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This was named the second single off Jaden’s record SYRE (which dropped in November). I considered it the first; I had not been paying any attention to Jaden’s music – I’ll be completely honest – but the song “Batman” was officially the first single from SYRE.

A friend sent me this song in late August. I was completely floored by it; I immediately thought the beat was reminiscent of Kanye West’s song “Black Skinhead” off his album Yeezus – something that all of the YouTube comments definitely made note of, & something Jaden himself alluded to, saying that the making of SYRE was inspired by Kanye, among others.

The electric guitar grabbed me by my face from the minute that it started; I really like the steady “monotone” that Jaden maintains in the opening verse. This “monotone” is used quite consistently throughout the song, but depending on what point we’re at in the song, Jaden raises or lowers this “monotone” by a few notes. It’s a great way for the song to build suspense.

I’m not quite sure what about this song really grabbed my attention, but I’ve been enjoying the intersection of different musical genres. I found that Jaden’s album SYRE accomplished this as a whole; this song was a great introduction to it. Drastically different from “Batman,” this song was impossible for me to ignore.

As someone whose confidence was at a bit of a low in August & September of 2017, this was a great song for me to listen to; it boosted my own self-esteem, it was impossible to be sad when listening to it, & “WATCH ME….DO THIS!” are four words that are a great way to grab someone’s attention. It’s a good way for me to move into 2018 – more confidence than before.

The music video was really enjoyable for me as well. The color scheme is reflective of the single’s artwork; if you want to see Jaden moonwalking in the desert, dressed to the nines in black leather, surrounded by a fancy car – this is for you. There’s a bit of an otherworldly touch, too – sometimes, the trees seem to wave & flicker, turning different neon colors. It’s impossible for me to tear my eyes away from, & it caught my attention. By the end of September, I was drooling excitedly for the complete release of SYRE. I’m not sure what Jaden has in store for us next, but it definitely includes another album, as well as a book of poetry (if his tweets are speaking the truth). “See me dancing like I’m Elvis/just tell your man that it’s all in the pelvis” was another line that was slightly tongue-in-cheek…or was it? It’s impossible to tell if Jaden’s hyping himself up, dissing an old flame…or doing both at once. That’s the beauty of the Smith kids: we’ll probably never know exactly what they mean. Therefore, we can project our own experiences onto the beautiful music/visuals they’ve created for us. Thanks for “Watch Me,” Jaden – it was a big upper for my own confidence.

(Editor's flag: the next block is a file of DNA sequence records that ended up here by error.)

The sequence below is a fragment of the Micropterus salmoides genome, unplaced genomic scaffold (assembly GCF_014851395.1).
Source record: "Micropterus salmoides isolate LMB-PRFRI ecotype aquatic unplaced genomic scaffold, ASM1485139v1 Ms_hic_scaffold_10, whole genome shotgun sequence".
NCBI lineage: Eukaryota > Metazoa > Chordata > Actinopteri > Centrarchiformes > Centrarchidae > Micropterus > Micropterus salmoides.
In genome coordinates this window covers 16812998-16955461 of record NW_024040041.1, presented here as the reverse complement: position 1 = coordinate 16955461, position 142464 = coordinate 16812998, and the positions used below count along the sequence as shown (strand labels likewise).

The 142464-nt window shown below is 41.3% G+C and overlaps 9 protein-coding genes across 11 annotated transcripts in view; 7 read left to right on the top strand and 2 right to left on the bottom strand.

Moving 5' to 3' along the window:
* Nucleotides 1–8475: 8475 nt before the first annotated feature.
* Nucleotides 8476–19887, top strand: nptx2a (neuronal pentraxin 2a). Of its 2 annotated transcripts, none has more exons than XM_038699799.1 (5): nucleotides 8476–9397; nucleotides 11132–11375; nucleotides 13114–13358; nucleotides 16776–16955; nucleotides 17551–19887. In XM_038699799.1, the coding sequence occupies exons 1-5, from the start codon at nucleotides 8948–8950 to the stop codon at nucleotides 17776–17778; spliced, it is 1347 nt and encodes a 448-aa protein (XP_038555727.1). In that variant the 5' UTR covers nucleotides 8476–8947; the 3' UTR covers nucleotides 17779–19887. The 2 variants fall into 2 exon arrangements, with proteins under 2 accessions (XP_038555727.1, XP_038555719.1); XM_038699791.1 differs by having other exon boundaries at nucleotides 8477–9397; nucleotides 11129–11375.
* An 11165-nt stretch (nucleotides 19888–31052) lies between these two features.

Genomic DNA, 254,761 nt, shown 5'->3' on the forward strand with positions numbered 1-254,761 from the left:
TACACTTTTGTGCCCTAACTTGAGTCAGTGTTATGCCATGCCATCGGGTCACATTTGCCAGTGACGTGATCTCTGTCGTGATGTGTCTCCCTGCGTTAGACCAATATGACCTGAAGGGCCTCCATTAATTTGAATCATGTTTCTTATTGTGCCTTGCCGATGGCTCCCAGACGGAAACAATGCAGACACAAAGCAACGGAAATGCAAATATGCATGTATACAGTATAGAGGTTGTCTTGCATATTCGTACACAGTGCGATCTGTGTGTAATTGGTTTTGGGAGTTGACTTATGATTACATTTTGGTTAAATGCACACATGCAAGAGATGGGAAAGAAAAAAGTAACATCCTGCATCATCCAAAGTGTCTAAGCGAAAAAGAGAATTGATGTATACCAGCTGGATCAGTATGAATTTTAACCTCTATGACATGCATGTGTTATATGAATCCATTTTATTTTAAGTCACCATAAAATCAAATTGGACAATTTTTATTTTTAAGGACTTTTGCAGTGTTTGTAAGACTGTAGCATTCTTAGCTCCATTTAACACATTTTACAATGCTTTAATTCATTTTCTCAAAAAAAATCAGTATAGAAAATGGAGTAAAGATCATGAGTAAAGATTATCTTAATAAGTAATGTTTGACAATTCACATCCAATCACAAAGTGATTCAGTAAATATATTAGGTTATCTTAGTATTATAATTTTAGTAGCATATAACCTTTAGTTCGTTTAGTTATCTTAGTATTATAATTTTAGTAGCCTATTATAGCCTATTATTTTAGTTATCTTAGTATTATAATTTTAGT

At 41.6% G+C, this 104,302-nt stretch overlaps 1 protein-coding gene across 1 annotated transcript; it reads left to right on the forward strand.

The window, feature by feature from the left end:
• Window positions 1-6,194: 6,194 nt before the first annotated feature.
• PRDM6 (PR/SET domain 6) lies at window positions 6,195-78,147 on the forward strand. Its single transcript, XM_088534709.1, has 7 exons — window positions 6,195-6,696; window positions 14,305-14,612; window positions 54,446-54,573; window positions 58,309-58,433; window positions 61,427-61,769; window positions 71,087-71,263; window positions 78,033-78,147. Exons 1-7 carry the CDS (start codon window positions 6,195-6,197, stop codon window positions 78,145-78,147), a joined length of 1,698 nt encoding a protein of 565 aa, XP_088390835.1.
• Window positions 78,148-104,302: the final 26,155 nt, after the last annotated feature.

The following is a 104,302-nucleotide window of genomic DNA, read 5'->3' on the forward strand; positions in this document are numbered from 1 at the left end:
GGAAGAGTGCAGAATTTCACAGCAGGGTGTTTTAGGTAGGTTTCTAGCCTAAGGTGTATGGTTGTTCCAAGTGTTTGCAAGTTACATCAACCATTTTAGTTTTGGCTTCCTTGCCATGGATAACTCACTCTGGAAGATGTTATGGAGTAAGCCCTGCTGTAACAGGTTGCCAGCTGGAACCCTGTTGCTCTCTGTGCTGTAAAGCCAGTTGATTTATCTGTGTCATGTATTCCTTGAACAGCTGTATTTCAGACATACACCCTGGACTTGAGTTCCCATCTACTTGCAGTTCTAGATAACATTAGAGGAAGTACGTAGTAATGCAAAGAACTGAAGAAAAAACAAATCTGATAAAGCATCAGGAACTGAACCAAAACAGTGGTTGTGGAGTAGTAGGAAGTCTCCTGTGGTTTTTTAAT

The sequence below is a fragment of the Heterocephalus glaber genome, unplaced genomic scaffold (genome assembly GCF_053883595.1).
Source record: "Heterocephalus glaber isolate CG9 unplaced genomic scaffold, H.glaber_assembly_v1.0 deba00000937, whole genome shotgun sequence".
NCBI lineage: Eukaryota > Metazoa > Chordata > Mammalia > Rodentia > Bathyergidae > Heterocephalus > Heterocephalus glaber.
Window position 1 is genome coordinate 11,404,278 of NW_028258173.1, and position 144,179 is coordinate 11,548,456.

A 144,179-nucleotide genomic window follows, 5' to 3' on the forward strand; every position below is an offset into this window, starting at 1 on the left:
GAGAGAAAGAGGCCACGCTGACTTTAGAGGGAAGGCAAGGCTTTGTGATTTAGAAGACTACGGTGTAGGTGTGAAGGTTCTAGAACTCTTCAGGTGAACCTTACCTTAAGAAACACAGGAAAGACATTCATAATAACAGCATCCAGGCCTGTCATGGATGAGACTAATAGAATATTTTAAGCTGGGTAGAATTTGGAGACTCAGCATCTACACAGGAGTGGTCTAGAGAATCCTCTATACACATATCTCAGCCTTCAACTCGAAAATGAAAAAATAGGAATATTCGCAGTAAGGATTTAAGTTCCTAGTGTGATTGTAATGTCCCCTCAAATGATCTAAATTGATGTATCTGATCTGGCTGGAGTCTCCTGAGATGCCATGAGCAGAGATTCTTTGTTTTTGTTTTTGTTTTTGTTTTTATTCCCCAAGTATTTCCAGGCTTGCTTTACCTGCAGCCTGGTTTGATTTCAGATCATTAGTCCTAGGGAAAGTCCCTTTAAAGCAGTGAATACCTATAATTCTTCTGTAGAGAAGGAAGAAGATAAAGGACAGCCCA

4. Love On The Brain – Rihanna 

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This is an old song – I’m fully aware. ANTI, Rihanna’s eighth studio album, was released in late January of 2016. I didn’t really fall in love with the album until late 2016. By September of that year, though, I was naming songs like “Desperado,” “Higher,” & finally “Love On The Brain” as my album favorites. “Desperado” has made a few comebacks for me, but “Love On The Brain” has made top ten appearances last year – as well as this year.

There’s something about “Love On The Brain” that really distances itself from the rest of ANTI‘s tracks. As a whole, ANTI is predominantly pop & R&B, with some elements of dancehall music (ex. “Work”) & soul – incorporated into “Love On The Brain.” As a whole, ANTI is about Rihanna’s power as a woman; some of the tracks are a little dark. Most of them are pretty “sexy” – & so are the music videos that accompany these songs. No complaints there; like I said, I really enjoyed the whole album, though it took me a little while to get used to Rihanna’s “new sound” – but “Love On The Brain” is my favorite track of ANTI at this point, simply because it’s Rihanna stripped down to her most emotional. According to Billboard, “Love On The Brain” “is a doowop, R&B and soul ballad inspired by 1950s and 1960s music” something quite different from the more electronic song “Sex With Me” or “Kiss It Better.” It was written by Norwegian producer Fred Ball, who said that they wanted it to have a juxtaposition of “old school soul feel with modern lyrics.” I think they accomplished it perfectly. The warm beat contrasts with lyrics like “throw me against a wall” & Rihanna gives up her femme fatale demeanor when she sings “must be love on the brain…that’s got me feeling this way…it beats me black & blue but it fucks me so good & I can’t get enough…” definitely one of the most vulnerable tracks on the album.

Rihanna focused on the vocals here, did a few riffs here & there…& kept it gender-neutral. I’ve been able to apply this song to my own life on multiple occasions, & something about it keeps me feeling warm & sentimental, just like the retro background track. It’s probably going to be on my top ten in 2018, too. We’ll see.

This track is definitely something “different” – I love it, as does my mother (not a Rihanna fan or a fan of pop/R&B/Top 40 in general) & even my father (even less of a Top 40 fan). It’s a testament to how music can cross genres & get incredible amounts of love. At its highest point, “Love On The Brain” reached #5 on Billboard‘s Hot 100, breaking Rihanna’s tie with Elvis Presley as artist with the 5th most top-five singles…& it’s still getting radio play in late 2017 (as I type this).